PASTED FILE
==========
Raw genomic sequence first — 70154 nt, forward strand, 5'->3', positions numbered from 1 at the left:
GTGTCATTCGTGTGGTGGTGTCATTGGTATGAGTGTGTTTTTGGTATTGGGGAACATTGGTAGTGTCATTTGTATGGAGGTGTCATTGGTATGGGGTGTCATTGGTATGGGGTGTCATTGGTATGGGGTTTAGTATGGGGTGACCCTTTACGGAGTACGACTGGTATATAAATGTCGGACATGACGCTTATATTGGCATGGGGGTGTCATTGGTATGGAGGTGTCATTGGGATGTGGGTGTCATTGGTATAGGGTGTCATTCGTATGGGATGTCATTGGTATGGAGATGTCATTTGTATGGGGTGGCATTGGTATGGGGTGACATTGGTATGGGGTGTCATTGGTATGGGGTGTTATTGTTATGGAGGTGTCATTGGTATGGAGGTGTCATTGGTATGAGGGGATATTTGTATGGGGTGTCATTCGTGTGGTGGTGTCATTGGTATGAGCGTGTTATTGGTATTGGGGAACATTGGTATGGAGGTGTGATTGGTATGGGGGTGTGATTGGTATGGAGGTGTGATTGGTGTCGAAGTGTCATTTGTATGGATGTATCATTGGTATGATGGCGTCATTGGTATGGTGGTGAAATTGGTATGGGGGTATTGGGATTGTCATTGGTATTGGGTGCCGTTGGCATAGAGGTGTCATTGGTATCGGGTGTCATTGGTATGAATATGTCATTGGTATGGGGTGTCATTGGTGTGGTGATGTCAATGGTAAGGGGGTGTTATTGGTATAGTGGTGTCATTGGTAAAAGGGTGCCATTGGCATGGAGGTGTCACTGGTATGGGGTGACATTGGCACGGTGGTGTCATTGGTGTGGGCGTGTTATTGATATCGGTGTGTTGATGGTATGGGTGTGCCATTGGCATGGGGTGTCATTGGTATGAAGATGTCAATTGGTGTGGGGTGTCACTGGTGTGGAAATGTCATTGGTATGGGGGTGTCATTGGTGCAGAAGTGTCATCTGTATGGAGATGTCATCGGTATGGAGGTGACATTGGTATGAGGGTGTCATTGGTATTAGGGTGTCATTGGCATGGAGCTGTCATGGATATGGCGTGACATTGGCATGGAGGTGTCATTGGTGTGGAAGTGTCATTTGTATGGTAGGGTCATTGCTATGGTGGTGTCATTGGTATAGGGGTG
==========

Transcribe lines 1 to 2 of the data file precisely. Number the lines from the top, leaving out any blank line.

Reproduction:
Raw genomic sequence first — 70154 nt, forward strand, 5'->3', positions numbered from 1 at the left:
GTGTCATTCGTGTGGTGGTGTCATTGGTATGAGTGTGTTTTTGGTATTGGGGAACATTGGTAGTGTCATTTGTATGGAGGTGTCATTGGTATGGGGTGTCATTGGTATGGGGTGTCATTGGTATGGGGTTTAGTATGGGGTGACCCTTTACGGAGTACGACTGGTATATAAATGTCGGACATGACGCTTATATTGGCATGGGGGTGTCATTGGTATGGAGGTGTCATTGGGATGTGGGTGTCATTGGTATAGGGTGTCATTCGTATGGGATGTCATTGGTATGGAGATGTCATTTGTATGGGGTGGCATTGGTATGGGGTGACATTGGTATGGGGTGTCATTGGTATGGGGTGTTATTGTTATGGAGGTGTCATTGGTATGGAGGTGTCATTGGTATGAGGGGATATTTGTATGGGGTGTCATTCGTGTGGTGGTGTCATTGGTATGAGCGTGTTATTGGTATTGGGGAACATTGGTATGGAGGTGTGATTGGTATGGGGGTGTGATTGGTATGGAGGTGTGATTGGTGTCGAAGTGTCATTTGTATGGATGTATCATTGGTATGATGGCGTCATTGGTATGGTGGTGAAATTGGTATGGGGGTATTGGGATTGTCATTGGTATTGGGTGCCGTTGGCATAGAGGTGTCATTGGTATCGGGTGTCATTGGTATGAATATGTCATTGGTATGGGGTGTCATTGGTGTGGTGATGTCAATGGTAAGGGGGTGTTATTGGTATAGTGGTGTCATTGGTAAAAGGGTGCCATTGGCATGGAGGTGTCACTGGTATGGGGTGACATTGGCACGGTGGTGTCATTGGTGTGGGCGTGTTATTGATATCGGTGTGTTGATGGTATGGGTGTGCCATTGGCATGGGGTGTCATTGGTATGAAGATGTCAATTGGTGTGGGGTGTCACTGGTGTGGAAATGTCATTGGTATGGGGGTGTCATTGGTGCAGAAGTGTCATCTGTATGGAGATGTCATCGGTATGGAGGTGACATTGGTATGAGGGTGTCATTGGTATTAGGGTGTCATTGGCATGGAGCTGTCATGGATATGGCGTGACATTGGCATGGAGGTGTCATTGGTGTGGAAGTGTCATTTGTATGGTAGGGTCATTGCTATGGTGGTGTCATTGGTATAGGGGTG